Differences Between Cross-sectional Study & Longitudinal Study

  • Although cross-sectional study and longitudinal study are both observational studies, there are multiple differences in their scope, methods, advantages and limitations. Here are the list of 21 major differences between cross-sectional study and longitudinal study. They are:

    S.N. Cross-sectional study Longitudinal study
    1 Cross-sectional studies are carried out in one specific point of time Longitudinal studies are carried out over the period of time
    2 It provides a snapshot of the situation It provides a long-term analysis of the situation
    3 Only the present situation is seen Evolutionary characters are seen.
    4 There will be no interventions There may be interventions while conducting this study
    5 In this study, participants are needed only once for the study purpose In this study, participants are engaged throughout the study
    6 Data is collected from different samples at one specific point of time Data is collected from the same sample over the period of time
    7 Individuals are studied/analyzed at one point of time The cohort is followed up over the period of time
    8 It is known as descriptive research It is known as causal or relational research
    9 The advantage of this design is that it allows researchers to compare different variables (age, sex, gender, income etc.) at single point in time Here, only one variable is considered to conduct the study over a period of time.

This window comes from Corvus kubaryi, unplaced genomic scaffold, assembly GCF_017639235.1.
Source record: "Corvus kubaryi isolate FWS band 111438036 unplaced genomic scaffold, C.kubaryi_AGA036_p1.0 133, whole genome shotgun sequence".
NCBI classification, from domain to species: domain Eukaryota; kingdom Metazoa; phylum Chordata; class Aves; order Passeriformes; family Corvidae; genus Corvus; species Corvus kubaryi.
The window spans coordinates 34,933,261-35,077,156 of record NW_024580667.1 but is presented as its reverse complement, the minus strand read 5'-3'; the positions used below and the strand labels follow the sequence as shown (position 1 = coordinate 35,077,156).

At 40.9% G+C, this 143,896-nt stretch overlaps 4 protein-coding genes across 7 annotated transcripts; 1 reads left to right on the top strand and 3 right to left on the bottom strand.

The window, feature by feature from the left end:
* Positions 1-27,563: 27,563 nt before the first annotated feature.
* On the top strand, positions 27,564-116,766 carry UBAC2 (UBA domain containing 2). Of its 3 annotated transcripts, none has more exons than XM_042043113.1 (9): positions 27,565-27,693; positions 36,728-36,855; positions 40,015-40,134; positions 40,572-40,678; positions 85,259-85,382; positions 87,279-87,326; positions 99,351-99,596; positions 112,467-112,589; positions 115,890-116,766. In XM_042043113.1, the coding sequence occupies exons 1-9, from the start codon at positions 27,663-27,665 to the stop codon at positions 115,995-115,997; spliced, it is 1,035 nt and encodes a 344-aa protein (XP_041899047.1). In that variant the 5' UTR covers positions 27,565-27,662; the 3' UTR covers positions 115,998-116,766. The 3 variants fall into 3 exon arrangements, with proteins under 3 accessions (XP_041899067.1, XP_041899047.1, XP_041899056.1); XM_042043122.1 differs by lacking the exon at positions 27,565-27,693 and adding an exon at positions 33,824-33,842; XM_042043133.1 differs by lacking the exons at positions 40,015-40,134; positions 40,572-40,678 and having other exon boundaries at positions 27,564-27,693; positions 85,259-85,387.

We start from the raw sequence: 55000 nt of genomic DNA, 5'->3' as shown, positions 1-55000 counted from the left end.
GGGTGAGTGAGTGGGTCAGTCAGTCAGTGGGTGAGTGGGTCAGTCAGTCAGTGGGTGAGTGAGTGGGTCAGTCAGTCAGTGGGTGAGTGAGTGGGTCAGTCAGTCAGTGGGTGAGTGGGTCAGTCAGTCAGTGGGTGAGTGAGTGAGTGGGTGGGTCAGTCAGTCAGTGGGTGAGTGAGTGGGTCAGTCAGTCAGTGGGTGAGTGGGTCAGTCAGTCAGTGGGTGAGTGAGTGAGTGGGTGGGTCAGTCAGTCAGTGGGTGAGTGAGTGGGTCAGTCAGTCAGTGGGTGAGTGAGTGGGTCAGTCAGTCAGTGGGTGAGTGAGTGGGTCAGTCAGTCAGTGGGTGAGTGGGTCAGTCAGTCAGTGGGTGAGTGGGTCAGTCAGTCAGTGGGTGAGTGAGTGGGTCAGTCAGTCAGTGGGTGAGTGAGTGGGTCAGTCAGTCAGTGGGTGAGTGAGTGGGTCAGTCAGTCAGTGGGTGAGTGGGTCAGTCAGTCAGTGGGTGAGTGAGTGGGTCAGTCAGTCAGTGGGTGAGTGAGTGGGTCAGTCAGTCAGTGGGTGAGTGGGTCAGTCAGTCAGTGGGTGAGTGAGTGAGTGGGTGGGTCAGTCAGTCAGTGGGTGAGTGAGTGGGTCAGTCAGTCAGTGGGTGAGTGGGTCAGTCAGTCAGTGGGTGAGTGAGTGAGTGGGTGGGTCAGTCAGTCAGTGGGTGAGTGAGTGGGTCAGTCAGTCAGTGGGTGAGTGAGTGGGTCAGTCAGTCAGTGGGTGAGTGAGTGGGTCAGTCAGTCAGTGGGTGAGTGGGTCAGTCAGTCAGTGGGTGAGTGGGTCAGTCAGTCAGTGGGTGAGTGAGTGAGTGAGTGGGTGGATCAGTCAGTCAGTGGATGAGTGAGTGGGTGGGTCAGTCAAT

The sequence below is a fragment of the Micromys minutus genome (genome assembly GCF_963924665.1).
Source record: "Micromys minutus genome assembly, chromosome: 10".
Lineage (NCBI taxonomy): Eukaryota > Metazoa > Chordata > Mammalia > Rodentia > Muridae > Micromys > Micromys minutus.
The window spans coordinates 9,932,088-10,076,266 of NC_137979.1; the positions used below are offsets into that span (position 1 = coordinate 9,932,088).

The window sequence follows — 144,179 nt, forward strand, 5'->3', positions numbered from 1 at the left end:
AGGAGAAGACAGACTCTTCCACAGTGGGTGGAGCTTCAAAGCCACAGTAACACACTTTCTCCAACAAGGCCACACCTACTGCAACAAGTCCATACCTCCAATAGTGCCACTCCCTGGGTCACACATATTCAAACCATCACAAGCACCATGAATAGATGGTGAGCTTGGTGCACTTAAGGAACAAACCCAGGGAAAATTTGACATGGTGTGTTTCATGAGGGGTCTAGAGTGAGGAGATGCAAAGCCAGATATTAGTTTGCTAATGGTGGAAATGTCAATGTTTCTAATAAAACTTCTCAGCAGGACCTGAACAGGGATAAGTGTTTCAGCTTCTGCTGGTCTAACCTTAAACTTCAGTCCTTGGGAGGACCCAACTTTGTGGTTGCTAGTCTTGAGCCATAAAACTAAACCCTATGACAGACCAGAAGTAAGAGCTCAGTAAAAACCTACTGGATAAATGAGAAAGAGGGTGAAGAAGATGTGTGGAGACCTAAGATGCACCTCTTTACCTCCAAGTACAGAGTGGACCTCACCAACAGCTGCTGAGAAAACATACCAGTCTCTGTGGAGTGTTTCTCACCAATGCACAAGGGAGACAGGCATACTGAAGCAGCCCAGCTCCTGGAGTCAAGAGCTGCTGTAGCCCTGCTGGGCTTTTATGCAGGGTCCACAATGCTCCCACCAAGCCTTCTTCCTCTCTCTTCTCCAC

10 It can provide information about the current status/what is happening at present It can provide information about what is happening in a certain period of time
    11 It does not provide information and cannot establish cause and effect relationships It can establish and justify cause and effect relationships
    12 Researchers are not able to detect developments or changes in the characteristics of the target population Researchers are able to detect developments or changes in the characteristics of the target population at both the group and the individual level
    13 These studies take relatively shorter time than longitudinal studies These studies take longer time compared to cross-sectional studies
    14 Single observation of the subject is done at a specific point of time Several observations of same subjects are done over a period of time
    15 It can compare different samples at one given point in time It measures single group over an extended period of time
    16 Economically, cross-sectional studies are cheaper and cost effective compared to longitudinal studies Economically, longitudinal studies are expensive compared to cross-sectional studies
    17 The results are not considered very strong and confident i.e. the strength of the study is less compared to longitudinal study The results are stronger and have detailed information i.e. the strength of the study is high compared to cross-sectional study
    18 Cross-sectional studies may not discover any ‘sleeper effects’ Longitudinal studies can also help to discover ‘sleeper effects’ or connection between different events over a period of time.
    19 Findings from cross-sectional studies aren’t enough to make conclusive observations about any association/significance between variables Findings from longitudinal studies could be used to make conclusive results or associations between variables
    20 Less challenging in enrolling and requires no follow up of participants Disadvantage- challenging to enroll and follow up participants over the period of time
    21 No scope for loss to follow up of participants May also result in loss to follow up of participants

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